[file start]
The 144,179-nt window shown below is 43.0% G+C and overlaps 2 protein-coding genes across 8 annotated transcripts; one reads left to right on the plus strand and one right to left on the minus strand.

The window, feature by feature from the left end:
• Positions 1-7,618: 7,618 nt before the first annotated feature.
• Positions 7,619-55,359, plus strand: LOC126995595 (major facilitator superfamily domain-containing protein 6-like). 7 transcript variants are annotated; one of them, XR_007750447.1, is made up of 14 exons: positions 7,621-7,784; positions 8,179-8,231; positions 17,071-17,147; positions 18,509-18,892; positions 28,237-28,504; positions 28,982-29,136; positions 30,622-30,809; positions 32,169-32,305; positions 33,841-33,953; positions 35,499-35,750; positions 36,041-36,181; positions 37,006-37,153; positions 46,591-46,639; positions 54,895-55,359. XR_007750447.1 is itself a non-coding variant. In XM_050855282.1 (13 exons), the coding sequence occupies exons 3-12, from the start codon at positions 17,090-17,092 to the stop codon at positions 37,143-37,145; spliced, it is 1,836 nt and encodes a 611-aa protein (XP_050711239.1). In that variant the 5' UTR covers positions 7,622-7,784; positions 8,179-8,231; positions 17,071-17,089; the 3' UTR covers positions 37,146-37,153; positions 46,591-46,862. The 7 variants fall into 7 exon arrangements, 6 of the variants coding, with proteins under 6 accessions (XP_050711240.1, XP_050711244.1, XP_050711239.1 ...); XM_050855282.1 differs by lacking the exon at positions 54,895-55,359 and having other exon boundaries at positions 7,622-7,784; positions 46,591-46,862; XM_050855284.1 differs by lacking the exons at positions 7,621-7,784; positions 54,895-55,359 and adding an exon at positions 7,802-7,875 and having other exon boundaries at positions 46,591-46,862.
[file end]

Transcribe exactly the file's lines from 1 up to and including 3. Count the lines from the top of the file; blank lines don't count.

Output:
The 144,179-nt window shown below is 43.0% G+C and overlaps 2 protein-coding genes across 8 annotated transcripts; one reads left to right on the plus strand and one right to left on the minus strand.

The window, feature by feature from the left end:
• Positions 1-7,618: 7,618 nt before the first annotated feature.